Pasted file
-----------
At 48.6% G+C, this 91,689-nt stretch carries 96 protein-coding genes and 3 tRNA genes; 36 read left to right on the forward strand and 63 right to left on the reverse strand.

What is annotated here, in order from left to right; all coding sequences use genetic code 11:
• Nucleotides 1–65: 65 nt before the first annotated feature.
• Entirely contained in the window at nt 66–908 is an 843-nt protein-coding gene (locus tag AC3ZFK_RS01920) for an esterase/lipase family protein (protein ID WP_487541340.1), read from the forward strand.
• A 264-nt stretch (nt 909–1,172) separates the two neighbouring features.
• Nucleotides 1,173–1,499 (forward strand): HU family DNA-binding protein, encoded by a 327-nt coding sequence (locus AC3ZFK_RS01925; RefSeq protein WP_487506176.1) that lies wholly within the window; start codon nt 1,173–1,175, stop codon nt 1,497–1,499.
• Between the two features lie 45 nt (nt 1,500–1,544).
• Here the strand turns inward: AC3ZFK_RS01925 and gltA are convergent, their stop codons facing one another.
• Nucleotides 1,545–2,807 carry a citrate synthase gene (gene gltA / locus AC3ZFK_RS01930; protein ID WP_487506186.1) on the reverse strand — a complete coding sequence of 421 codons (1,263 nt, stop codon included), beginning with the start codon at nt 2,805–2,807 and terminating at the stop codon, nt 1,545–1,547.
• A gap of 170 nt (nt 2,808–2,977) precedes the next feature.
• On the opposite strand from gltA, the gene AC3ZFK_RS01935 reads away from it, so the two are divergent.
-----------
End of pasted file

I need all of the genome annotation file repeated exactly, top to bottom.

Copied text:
At 48.6% G+C, this 91,689-nt stretch carries 96 protein-coding genes and 3 tRNA genes; 36 read left to right on the forward strand and 63 right to left on the reverse strand.

What is annotated here, in order from left to right; all coding sequences use genetic code 11:
• Nucleotides 1–65: 65 nt before the first annotated feature.
• Entirely contained in the window at nt 66–908 is an 843-nt protein-coding gene (locus tag AC3ZFK_RS01920) for an esterase/lipase family protein (protein ID WP_487541340.1), read from the forward strand.
• A 264-nt stretch (nt 909–1,172) separates the two neighbouring features.
• Nucleotides 1,173–1,499 (forward strand): HU family DNA-binding protein, encoded by a 327-nt coding sequence (locus AC3ZFK_RS01925; RefSeq protein WP_487506176.1) that lies wholly within the window; start codon nt 1,173–1,175, stop codon nt 1,497–1,499.
• Between the two features lie 45 nt (nt 1,500–1,544).
• Here the strand turns inward: AC3ZFK_RS01925 and gltA are convergent, their stop codons facing one another.
• Nucleotides 1,545–2,807 carry a citrate synthase gene (gene gltA / locus AC3ZFK_RS01930; protein ID WP_487506186.1) on the reverse strand — a complete coding sequence of 421 codons (1,263 nt, stop codon included), beginning with the start codon at nt 2,805–2,807 and terminating at the stop codon, nt 1,545–1,547.
• A gap of 170 nt (nt 2,808–2,977) precedes the next feature.
• On the opposite strand from gltA, the gene AC3ZFK_RS01935 reads away from it, so the two are divergent.